This post follows on directly from part 1, which you can read here. Here, a list of frequently asked questions (FAQ) on climate change and nuclear energy are answered. These are quite deliberately not technical – you won’t find explanations of adiabatic lapse rates, actinide isotopes or Brayton cycle efficiency here! Nope… these are ‘big picture’ questions. I hope you find them stimulating, easy to understand, and appropriate to their target audience – the average ‘Joe’ and ‘Josephine’. Once again, this material was authored primarily by Marion Brook, in collaboration with various other commenters. Thanks to you all for your efforts in developing this everyman’s guide.
We hope to add to this list, and refine the answers (these are very much first drafts, and some certainly need a little filling out). Eventually, I hope that this becomes a pamphlet for you to distribute among friends and colleagues. So, feedback is very welcome – let’s work together on this.
Increasingly urgent. The longer we delay on the move away from fossil fuel energy sources, the more we will ‘lock in’ the build-up of long-lived greenhouse gases like carbon dioxide.
To have a 50:50 chance of avoiding 2°C or more global warming, carbon emissions must be slashed by around 80% by 2050 and essentially eliminated in the few decades after that. It will take time to make this massive, worldwide transition to new energy sources. We have no time to lose!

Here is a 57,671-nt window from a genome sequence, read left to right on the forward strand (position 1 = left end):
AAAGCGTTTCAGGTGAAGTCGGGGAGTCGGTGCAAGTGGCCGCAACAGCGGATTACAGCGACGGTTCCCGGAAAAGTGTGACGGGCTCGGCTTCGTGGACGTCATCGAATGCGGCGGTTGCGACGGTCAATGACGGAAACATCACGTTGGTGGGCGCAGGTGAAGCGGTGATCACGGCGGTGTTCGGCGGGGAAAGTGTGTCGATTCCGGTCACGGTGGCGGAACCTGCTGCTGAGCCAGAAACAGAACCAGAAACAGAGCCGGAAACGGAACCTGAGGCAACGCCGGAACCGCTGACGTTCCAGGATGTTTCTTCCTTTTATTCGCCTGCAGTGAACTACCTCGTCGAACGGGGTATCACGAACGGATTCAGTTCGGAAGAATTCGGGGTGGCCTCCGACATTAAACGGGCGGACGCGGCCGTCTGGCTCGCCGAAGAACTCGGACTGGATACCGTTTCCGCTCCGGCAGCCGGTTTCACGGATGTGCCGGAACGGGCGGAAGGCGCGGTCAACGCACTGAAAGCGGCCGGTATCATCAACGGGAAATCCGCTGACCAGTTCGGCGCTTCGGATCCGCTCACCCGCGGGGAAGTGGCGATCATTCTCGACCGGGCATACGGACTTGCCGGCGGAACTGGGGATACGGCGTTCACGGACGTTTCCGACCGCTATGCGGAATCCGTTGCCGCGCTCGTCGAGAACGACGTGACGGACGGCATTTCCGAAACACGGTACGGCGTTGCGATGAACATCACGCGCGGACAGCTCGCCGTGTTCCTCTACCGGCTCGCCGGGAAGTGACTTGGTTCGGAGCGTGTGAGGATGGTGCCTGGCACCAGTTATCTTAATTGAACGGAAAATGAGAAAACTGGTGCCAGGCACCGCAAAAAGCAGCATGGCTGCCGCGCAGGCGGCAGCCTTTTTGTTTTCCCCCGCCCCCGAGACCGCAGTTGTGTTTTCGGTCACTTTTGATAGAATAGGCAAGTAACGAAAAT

No. Renewables are very expensive and cannot meet our needs all the time (see below).
Unfortunately, renewables are proving to be slow and ineffective. For the last 20 odd years, Denmark has been aggressively pursuing wind power, yet it still still only supplies between 5% and 20% of their electricity needs.
In twenty years the Danes have been unable to replace a single coal fired power station with renewables.
At 650 g CO2 per kilowatt hour, Denmark’s emissions are more than 7 times greater than nuclear-powered France. And remember, no country has done better with wind then Denmark.
Conversely, in just ten years, France almost completely replaced their old coal-fired power stations with 34 nuclear power plants. Nuclear power currently supplies 77% of electricity to the French grid.
As a result France now has the lowest emissions from electricity generation of any non-hydro developed nation in the OECD, at just 90g CO2 per kilowatt hour of electricity.
For more details, read Danish fairy tales – what can we learn? (by Tom Blees)
No. Effectively replacing just one coal power station involves a massive overbuild at huge costs.
Australia’s largest wind farm is the 192 MWe Waubra plant at $450 million. To match the nameplate capacity of Hazelwood (1675 MWe) we need 8 of these wind farms (or solar equivalent) spread across state. That’s $3.6 billion. But because weather can vary across the state, this variability means wind and solar combined produce at best only about a quarter of their capacity. So we quadruple our first calculation and blanket the state in 24 Waubras at $14.4 billion. But, wind can also drop off over huge areas. To account for this we need to spread another 24 Waubras interstate. $28.8 billion and we’ve lost our energy independence right there. Theory is, when our wind and solar are out, NSW should be operating and vice versa. Assuming the whole of NSW is experiencing ideal conditions and doesn’t need the power themselves (big assumptions), they should sell it to us. Then there’s transmission lines, more $, and transmission loss, more MW… and so it goes on. Or, we could replace it with one nuclear power plant at a quarter or less of the cost. Old power station out, new power station in, MWe for MWe.
The 100% renewable option is neither fast nor affordable.